By the 1950s, the jet engine had virtually revolutionised the aircraft industry overnight once engineers uncovered its full potential. This Cold War era is considered by many to be the golden age of aircraft design, as it seemed no idea was too outlandish or beyond practicality. During this time, the US bore no shortage of experimental aircraft capitalising on this new technology. However, one of the more extreme aircraft to be proposed during this period was the XF-108 Rapier.
Designed by North American, the XF-108 concept was born out of the need to protect the United States against the threat of approaching Soviet nuclear bombers should a war between the major superpowers ever break out. As an interceptor, the XF-108 was primarily designed for range and supersonic speeds, so it could ambush and shoot down Soviet bombers long before they reached US airspace.
However, designers were met with engineering challenges that were simply too much to overcome with the technology available to them. Thus, the entire thing was scrapped. Despite this, North American planned to use the General Electric YJ93 engine on the Rapier to reduce production and development costs.
The XF-108 was powered by two of the aforementioned General Electric YJ93 engines that produced, with afterburners, 29,300 pounds of thrust each. Harbouring such power, the XF-108 was expected to reach a speed just shy of 2,000 mph (or Mach 3).
To detect approaching bombers, the XF-108 was equipped with the AN/ASG-18 prototype radar. This device had a range of up to 300 miles and could accurately detect bomber-sized targets at about 100 miles. Nevertheless, the drawback to the radar was its size, as it weighed nearly 2,200 pounds.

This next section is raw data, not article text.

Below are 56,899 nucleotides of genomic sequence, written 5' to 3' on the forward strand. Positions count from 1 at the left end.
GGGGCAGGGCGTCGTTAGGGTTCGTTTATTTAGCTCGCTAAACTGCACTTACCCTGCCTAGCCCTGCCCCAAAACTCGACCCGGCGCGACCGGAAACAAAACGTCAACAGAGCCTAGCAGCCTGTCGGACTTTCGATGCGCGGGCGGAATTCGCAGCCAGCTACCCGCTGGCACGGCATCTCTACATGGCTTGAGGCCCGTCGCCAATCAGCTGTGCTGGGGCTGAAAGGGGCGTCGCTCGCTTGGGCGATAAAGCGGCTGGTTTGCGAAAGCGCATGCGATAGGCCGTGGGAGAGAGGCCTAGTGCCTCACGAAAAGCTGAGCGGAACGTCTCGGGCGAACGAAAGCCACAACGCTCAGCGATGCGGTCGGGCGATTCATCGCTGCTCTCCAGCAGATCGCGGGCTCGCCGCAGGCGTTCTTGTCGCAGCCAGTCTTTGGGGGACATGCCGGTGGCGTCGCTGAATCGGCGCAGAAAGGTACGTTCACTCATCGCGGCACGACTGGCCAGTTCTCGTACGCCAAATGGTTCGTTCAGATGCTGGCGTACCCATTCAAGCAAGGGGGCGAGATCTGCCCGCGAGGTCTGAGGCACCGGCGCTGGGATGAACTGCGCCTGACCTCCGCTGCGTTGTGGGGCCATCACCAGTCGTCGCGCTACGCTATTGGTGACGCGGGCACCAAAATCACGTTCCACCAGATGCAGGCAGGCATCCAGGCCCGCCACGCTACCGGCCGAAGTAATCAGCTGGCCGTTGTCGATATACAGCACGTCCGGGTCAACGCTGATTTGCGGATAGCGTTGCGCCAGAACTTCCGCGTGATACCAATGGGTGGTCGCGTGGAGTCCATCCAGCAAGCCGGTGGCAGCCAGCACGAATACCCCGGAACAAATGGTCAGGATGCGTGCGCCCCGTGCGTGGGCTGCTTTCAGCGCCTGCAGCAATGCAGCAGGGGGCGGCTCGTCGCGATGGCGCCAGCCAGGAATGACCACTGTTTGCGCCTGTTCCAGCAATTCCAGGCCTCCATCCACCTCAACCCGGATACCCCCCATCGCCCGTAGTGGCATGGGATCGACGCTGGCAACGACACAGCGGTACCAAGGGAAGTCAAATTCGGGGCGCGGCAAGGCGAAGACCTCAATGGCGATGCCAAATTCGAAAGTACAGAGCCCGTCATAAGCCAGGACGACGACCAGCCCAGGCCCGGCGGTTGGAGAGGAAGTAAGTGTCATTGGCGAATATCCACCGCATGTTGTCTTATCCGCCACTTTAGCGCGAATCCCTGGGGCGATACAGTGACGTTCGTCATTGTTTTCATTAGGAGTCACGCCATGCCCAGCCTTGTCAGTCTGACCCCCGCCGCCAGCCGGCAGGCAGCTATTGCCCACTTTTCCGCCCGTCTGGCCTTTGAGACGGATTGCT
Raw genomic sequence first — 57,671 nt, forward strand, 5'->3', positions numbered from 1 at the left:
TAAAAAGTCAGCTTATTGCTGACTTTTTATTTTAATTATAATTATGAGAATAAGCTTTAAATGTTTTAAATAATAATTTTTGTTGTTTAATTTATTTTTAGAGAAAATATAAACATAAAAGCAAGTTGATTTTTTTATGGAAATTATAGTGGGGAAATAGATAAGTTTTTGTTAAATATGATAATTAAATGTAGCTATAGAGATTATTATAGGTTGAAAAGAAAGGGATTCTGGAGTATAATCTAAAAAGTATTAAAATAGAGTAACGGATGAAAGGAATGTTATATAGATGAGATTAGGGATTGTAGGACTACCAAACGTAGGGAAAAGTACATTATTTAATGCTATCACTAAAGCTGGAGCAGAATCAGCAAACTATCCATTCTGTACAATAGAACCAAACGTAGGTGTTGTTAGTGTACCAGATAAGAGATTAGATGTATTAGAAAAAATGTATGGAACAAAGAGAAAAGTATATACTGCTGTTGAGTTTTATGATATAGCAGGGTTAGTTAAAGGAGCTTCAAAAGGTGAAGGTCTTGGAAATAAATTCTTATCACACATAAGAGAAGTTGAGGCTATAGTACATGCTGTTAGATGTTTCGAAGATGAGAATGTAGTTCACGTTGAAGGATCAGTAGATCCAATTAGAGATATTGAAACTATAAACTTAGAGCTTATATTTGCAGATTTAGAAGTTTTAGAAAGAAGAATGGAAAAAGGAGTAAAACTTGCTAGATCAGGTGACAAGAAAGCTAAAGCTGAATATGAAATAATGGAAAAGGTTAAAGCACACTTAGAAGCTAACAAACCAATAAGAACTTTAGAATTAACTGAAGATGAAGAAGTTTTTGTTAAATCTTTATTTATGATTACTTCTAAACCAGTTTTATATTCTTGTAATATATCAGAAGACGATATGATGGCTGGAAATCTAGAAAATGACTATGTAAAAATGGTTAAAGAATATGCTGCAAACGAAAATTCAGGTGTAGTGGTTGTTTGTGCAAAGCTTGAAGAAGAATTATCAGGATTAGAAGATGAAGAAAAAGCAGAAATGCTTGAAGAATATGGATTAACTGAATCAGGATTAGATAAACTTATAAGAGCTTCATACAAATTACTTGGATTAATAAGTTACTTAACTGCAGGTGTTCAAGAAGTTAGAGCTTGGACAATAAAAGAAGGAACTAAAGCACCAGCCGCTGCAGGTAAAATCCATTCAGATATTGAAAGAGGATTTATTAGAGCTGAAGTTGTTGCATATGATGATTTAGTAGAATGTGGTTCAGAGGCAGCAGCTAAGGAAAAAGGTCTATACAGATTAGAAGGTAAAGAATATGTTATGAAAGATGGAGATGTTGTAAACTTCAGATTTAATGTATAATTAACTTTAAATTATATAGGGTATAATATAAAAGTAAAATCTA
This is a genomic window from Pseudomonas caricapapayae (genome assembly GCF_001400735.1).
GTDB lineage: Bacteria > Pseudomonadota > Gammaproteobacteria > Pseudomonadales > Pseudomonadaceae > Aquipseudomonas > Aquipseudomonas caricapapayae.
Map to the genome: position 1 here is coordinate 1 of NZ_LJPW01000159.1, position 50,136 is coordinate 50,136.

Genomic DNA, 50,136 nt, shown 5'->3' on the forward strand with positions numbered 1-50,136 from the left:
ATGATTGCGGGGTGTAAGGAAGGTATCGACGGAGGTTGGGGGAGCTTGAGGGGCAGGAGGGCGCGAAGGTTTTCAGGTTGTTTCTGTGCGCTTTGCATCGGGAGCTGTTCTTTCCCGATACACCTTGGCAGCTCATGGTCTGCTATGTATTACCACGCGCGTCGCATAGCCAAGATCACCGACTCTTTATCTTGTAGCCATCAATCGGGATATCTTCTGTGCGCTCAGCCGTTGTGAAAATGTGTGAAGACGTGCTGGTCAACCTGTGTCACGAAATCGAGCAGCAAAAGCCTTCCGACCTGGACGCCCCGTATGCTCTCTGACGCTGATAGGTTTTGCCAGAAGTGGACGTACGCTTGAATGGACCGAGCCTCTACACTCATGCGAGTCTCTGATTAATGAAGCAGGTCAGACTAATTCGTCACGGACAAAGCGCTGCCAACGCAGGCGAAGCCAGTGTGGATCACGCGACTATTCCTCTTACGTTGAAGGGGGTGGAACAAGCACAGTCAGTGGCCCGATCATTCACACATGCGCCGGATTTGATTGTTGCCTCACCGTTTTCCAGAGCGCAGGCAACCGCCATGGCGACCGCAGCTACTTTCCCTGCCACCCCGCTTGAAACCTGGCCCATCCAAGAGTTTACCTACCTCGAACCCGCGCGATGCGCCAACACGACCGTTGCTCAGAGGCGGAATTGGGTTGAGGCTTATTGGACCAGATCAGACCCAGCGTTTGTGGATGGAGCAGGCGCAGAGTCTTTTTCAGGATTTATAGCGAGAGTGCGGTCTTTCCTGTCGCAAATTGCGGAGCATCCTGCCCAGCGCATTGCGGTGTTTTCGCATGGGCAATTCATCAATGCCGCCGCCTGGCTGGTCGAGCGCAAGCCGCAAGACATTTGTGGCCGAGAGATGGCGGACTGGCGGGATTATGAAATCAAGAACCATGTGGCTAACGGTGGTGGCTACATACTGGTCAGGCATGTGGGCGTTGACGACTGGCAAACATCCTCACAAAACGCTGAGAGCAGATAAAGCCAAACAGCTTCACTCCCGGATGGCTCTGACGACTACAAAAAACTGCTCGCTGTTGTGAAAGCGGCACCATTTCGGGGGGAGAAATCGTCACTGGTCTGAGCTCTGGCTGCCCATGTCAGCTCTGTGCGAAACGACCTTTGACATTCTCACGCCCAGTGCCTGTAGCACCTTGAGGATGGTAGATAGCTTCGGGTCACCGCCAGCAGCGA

For armament, the XF-108 possessed three GAR-9 missiles. These had a range of about 100 miles at a speed of over 3,000 mph. In terms of its design, the Rapier was incredibly large relative to other aircraft at the time. At 27 metres long, the XF-108 was even longer than a B-17 Flying Fortress. As it was shaping up to be a truly deadly aircraft, and one of the most advanced of the era, it never got to fly, as it was one of the many victims of the intercontinental ballistic missile.
The Soviet Union and the United States had been developing intercontinental ballistic missiles (ICBMs) since the Second World War, having been heavily inspired by Germany’s V-2 rocket. ICBMs were simply better at delivering a nuclear weapon than bombers because they were easier to hide, able to reach their target within 30–40 minutes, and able to achieve supersonic speeds (around 4 miles per second) that rendered interception impossible.
With the R-7 missile launch in August 1957, the Soviets achieved their first successful ICBM. This moment immediately erased the need for interceptors as the bombers they were needed to intercept had become obsolete. The XF-108 program was cancelled just two years after the launch of the R-7 with only a mock-up ever being built.
The effort in the XF-108’s development wasn’t entirely wasted, though. North American managed to use much of what they had learned from the XF-108 in the carrier-based bomber, the A-5 Vigilante.